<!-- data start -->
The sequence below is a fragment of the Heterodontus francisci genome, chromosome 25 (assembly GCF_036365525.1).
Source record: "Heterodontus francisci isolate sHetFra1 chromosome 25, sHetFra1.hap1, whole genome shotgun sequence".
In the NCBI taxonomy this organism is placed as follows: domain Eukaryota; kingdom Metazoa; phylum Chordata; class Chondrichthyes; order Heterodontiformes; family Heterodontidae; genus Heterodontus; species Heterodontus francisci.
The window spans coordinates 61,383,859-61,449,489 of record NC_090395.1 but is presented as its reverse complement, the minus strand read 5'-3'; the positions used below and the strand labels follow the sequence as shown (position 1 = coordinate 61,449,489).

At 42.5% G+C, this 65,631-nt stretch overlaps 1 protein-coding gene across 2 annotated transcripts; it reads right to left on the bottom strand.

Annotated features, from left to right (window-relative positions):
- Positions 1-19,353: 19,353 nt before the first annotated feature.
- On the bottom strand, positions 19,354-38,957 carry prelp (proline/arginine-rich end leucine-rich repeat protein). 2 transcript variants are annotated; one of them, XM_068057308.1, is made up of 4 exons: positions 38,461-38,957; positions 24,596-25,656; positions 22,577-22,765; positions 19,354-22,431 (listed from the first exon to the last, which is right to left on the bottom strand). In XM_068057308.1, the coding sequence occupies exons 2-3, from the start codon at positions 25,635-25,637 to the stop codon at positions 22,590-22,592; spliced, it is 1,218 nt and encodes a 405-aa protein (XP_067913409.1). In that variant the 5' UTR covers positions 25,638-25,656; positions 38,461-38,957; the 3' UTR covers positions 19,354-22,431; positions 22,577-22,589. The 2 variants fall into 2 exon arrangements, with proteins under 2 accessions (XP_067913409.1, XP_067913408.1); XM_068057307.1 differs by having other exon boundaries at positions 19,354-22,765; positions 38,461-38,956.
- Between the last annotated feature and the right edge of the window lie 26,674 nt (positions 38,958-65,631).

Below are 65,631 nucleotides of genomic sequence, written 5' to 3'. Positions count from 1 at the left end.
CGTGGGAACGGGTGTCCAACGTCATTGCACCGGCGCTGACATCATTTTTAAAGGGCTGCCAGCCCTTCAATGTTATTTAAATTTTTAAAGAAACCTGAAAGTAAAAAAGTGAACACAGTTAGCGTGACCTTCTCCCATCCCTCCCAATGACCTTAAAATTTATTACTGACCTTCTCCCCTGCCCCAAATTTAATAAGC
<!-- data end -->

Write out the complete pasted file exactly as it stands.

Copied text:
The sequence below is a fragment of the Heterodontus francisci genome, chromosome 25 (assembly GCF_036365525.1).
Source record: "Heterodontus francisci isolate sHetFra1 chromosome 25, sHetFra1.hap1, whole genome shotgun sequence".
In the NCBI taxonomy this organism is placed as follows: domain Eukaryota; kingdom Metazoa; phylum Chordata; class Chondrichthyes; order Heterodontiformes; family Heterodontidae; genus Heterodontus; species Heterodontus francisci.
The window spans coordinates 61,383,859-61,449,489 of record NC_090395.1 but is presented as its reverse complement, the minus strand read 5'-3'; the positions used below and the strand labels follow the sequence as shown (position 1 = coordinate 61,449,489).

At 42.5% G+C, this 65,631-nt stretch overlaps 1 protein-coding gene across 2 annotated transcripts; it reads right to left on the bottom strand.

Annotated features, from left to right (window-relative positions):
- Positions 1-19,353: 19,353 nt before the first annotated feature.
- On the bottom strand, positions 19,354-38,957 carry prelp (proline/arginine-rich end leucine-rich repeat protein). 2 transcript variants are annotated; one of them, XM_068057308.1, is made up of 4 exons: positions 38,461-38,957; positions 24,596-25,656; positions 22,577-22,765; positions 19,354-22,431 (listed from the first exon to the last, which is right to left on the bottom strand). In XM_068057308.1, the coding sequence occupies exons 2-3, from the start codon at positions 25,635-25,637 to the stop codon at positions 22,590-22,592; spliced, it is 1,218 nt and encodes a 405-aa protein (XP_067913409.1). In that variant the 5' UTR covers positions 25,638-25,656; positions 38,461-38,957; the 3' UTR covers positions 19,354-22,431; positions 22,577-22,589. The 2 variants fall into 2 exon arrangements, with proteins under 2 accessions (XP_067913409.1, XP_067913408.1); XM_068057307.1 differs by having other exon boundaries at positions 19,354-22,765; positions 38,461-38,956.
- Between the last annotated feature and the right edge of the window lie 26,674 nt (positions 38,958-65,631).

Below are 65,631 nucleotides of genomic sequence, written 5' to 3'. Positions count from 1 at the left end.
CGTGGGAACGGGTGTCCAACGTCATTGCACCGGCGCTGACATCATTTTTAAAGGGCTGCCAGCCCTTCAATGTTATTTAAATTTTTAAAGAAACCTGAAAGTAAAAAAGTGAACACAGTTAGCGTGACCTTCTCCCATCCCTCCCAATGACCTTAAAATTTATTACTGACCTTCTCCCCTGCCCCAAATTTAATAAGC